Carrie cleared her throat.  “To be fair, Justin wasn’t a part of that arrangement.  He was told I wished for the marriage.  It wasn’t until after we were married that he learned the truth.  But anyway, we’re not here to discuss that.  We’re here to discuss this book.  So, what did everyone think of it?”

Justin wondered why she felt the need to clarify how they got married to the other women.  He assumed that she wanted them to believe the worst about him.  Whatever her reason was, he thought it was nice of her to do that.

When no one said anything, she continued, “I confess that I haven’t read this type of book before, so I can’t compare it to similar literature.  I think it was well written.  The author certainly took the time to provide examples from her life to back up her claim that women should be given more choices.”

“Well, it’s only reinforced what I’ve been thinking all along,” Amelia said as she helped herself to the fruit pastry.  “The author, Natalie Greenwood, did an excellent job of explaining why men feel the need to force women to stay home.  Lord forbid they should actually let women into the workplace.  A woman can do a job as well as a man can.”

“God gave us intelligence too,” Amy agreed.  “It seems that society is opposed to a woman displaying that intelligence.”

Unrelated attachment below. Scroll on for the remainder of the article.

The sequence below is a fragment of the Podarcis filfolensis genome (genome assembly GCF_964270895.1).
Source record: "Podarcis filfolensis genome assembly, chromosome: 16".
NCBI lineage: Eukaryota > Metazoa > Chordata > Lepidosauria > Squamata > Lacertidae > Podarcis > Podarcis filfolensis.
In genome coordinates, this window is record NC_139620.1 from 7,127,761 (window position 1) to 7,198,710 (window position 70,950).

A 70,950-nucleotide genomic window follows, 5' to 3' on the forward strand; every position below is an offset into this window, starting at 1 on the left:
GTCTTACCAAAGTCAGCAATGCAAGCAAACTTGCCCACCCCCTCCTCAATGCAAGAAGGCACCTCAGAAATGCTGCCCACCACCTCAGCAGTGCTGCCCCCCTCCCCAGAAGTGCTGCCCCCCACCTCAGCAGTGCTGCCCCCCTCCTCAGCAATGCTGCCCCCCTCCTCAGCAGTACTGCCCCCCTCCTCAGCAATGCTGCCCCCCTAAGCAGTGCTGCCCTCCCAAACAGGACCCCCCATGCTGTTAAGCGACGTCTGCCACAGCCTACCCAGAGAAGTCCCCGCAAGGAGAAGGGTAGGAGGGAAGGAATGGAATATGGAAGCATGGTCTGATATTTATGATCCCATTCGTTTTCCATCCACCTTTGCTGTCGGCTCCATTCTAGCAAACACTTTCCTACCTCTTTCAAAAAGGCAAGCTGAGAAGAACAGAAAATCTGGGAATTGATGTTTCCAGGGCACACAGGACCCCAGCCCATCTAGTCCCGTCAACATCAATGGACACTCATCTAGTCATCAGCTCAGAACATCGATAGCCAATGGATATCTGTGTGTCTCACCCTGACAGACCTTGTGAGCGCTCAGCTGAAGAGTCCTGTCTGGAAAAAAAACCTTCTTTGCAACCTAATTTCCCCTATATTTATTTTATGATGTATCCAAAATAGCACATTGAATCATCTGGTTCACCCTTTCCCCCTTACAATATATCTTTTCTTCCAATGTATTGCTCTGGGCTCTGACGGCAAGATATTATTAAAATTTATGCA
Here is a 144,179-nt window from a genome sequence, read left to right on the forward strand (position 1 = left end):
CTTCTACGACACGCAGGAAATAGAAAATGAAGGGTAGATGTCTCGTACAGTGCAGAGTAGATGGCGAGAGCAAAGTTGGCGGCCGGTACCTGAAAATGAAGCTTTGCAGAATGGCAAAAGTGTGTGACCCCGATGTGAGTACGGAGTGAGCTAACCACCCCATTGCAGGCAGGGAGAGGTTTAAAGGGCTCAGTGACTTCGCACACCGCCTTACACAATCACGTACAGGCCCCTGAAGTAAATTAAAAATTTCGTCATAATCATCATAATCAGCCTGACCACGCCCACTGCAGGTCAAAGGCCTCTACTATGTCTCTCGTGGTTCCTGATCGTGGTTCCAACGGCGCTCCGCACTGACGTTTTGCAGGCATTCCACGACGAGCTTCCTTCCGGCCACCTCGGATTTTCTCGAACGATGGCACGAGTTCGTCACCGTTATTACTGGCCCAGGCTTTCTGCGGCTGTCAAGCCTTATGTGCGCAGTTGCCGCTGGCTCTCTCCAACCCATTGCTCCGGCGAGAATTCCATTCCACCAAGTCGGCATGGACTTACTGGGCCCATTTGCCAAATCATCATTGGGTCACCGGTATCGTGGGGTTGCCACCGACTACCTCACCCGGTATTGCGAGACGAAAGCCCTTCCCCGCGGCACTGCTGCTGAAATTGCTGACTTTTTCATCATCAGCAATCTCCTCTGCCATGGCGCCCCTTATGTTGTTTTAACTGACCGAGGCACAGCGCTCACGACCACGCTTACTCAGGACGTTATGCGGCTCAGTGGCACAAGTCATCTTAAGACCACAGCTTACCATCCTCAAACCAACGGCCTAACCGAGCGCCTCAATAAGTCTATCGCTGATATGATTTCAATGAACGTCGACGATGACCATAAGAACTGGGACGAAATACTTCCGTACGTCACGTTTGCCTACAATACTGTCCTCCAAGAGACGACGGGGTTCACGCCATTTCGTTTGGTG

“Don’t Mrs. Parker, Mrs. Henderson and Mrs. Wilcox have their own businesses?” Justin asked.

“Dress making and catering,” Patricia responded.  “Those are chores a woman is already familiar with.  What about the more challenging jobs?”

“Like jobs that require mental acuity,” Amy added.

“Well, my father lets me do his bookkeeping and paperwork when the demand gets to be too much,” Mary replied.

“But do you get paid?”

“Why should I?  He’s already been generous with what he’s given me.  He does provide for me though I am an adult.”

“If you were to do those tasks for someone else, you would be paid.  You deserve to be compensated for your work.”

“I am.  My father takes good care of me.”

“Wouldn’t you be happier on your own?”

“No.  I would be lonely.”

“You’re almost twenty-five.  Do you plan to live with your father forever?” Patricia wondered.

“Of course not,” Mary answered.  “I hope to get married.”

“And spend your life chained to yet another man?” Amy pressed.

Mary looked as if she wanted to bolt from the room.

“I believe the book is about the freedom for a woman to choose her own path in life,” Carrie quickly spoke up.  “If a woman wants to marry, then that’s her right.  If she chooses to stay single, that’s her right too.  Natalie was trying to express how important that fundamental right to choose is for a woman.”

“Exactly,” Amelia agreed.  “That is an excellent point, Carrie.  We can all respect your desire to get an annulment when the month is up.  At least then, you’ll get to make your own choices again.”

Patricia looked at him.  “If you were a real gentleman, you would let her out of the marriage now instead of making her suffer for the next week and a half.”

“Well, I’m not suffering,” Carrie softly remarked.  In a louder voice, she said, “Anyway, we are here to talk about the book.  What did everyone think?”